“Harmful traditional practices and misinterpretation and misuse of traditions, customs and religion continue to hold back progress,” Mutavati noted. Gender equality, women’s rights and sexual and reproductive health rights must be central to the new global development framework. “We need advocates that are well informed and skilled to influence policy makers at national, regional and international levels,” Anna Mutavati urged the trainees.
Citing the Convention on Elimination of All forms of Discrimination Against Women (CEDAW) and the ICPD and the Beijing Platform for action, Mutavati said women have a right to decide freely and responsibly on matters related to their sexuality, free of coercion, discrimination and violence.
“There is no doubt that the post-2015 development framework must recognize that lack of control that women and girls have over their own bodies and reproductive choices is a serious violation of their rights,” she said. She added that this violation accounts for some of the biggest constraints to achieving their rights and capacities in other areas. Sexual and reproductive health is one of the most transformative elements for the achievement of sustainable economic, social and environmental development.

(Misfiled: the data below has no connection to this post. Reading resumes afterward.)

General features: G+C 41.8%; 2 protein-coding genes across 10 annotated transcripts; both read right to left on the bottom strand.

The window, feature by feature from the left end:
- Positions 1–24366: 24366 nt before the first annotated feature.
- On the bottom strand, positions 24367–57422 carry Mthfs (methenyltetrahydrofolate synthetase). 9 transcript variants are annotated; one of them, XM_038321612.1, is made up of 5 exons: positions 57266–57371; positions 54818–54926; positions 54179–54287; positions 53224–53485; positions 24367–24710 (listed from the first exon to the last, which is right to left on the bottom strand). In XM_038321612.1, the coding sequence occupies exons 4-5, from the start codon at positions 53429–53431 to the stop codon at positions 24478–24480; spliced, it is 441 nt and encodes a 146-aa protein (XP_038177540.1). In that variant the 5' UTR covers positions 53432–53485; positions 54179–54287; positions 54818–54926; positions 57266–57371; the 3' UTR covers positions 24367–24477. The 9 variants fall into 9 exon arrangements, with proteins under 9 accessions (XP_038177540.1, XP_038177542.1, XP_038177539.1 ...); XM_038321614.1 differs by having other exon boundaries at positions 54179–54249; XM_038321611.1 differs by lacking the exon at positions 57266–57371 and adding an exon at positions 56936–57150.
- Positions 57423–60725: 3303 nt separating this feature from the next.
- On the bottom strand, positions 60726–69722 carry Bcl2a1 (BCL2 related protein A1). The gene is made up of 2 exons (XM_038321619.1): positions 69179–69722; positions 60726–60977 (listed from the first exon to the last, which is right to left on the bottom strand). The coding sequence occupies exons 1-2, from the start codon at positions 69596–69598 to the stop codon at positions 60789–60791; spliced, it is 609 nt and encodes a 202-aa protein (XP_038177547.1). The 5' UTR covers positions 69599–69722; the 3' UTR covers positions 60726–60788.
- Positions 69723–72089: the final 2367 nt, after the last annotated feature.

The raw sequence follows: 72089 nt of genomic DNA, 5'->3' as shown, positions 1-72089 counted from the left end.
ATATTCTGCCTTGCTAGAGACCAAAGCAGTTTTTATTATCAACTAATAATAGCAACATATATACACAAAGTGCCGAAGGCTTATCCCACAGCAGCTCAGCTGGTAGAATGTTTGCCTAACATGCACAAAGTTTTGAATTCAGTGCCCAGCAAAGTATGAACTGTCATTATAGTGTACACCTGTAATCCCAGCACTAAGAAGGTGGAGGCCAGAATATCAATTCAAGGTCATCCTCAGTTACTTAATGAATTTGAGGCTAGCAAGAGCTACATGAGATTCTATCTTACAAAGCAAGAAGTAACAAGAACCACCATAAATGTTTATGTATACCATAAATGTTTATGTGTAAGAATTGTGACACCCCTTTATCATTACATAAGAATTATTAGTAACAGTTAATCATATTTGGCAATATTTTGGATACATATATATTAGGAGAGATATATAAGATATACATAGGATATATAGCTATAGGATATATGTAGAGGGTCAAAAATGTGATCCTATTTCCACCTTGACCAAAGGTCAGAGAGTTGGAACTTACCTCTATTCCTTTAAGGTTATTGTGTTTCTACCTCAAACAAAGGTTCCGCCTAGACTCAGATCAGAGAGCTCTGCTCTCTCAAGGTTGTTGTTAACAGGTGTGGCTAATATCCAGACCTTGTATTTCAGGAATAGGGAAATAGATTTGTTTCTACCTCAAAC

The Executive Director Action for Community Development, Obed Kabanda, who is also chairperson WRA Uganda, described sexual and reproductive health rights as inherent.
“You are not entitled to rights on the basis of colour, gender, political affiliation. Rights are discrimination-free,” Kabanda said. He criticised health workers who often mock pregnant women with disabilities who seek health care when they get pregnant.
“We often get complaints that health workers are disrespectful to pregnant women more so for women living with disabilities. Kabanda urged the particiants to acquaint themselves with the various national regional and international conventions that advocate for sexual and reproductive health if they have to be effective in their advocacy.
Martin Ninsiima, the Communication and Advocacy Manager, UN Women, cautioned the participants against portraying sexual and reproductive heath issues by mere numbers but to give numbers a human face and use of human interest stories.
Robina Biteyi, the WRA Uganda regional Coordinator, cautioned the particiants to avoid being confrontational in advancing the sexual and reproductive health agenda. She urged government to increase the health budget that currently stands at a paltry 7%. This is likely to frustrate the forth-coming SDGs. Facilitators at the training include Brigid McConville and Maeve Shearlaw, both from The Guardian Newspaper, Cathy Mwesiga from New Vision. ENDS
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BIG NEWS! Faridah Luyiga Mwanje, Citizen Representative from Uganda will be representing Citizens Hearings worldwide on stage at United Together #AgainstPoverty - a FREE event in Munich bringing together world leaders, entertainers and global citizens to call on the G7 to end extreme poverty. You’re invited: www.unitedagainstpoverty.de NOTHING ABOUT US WITHOUT US!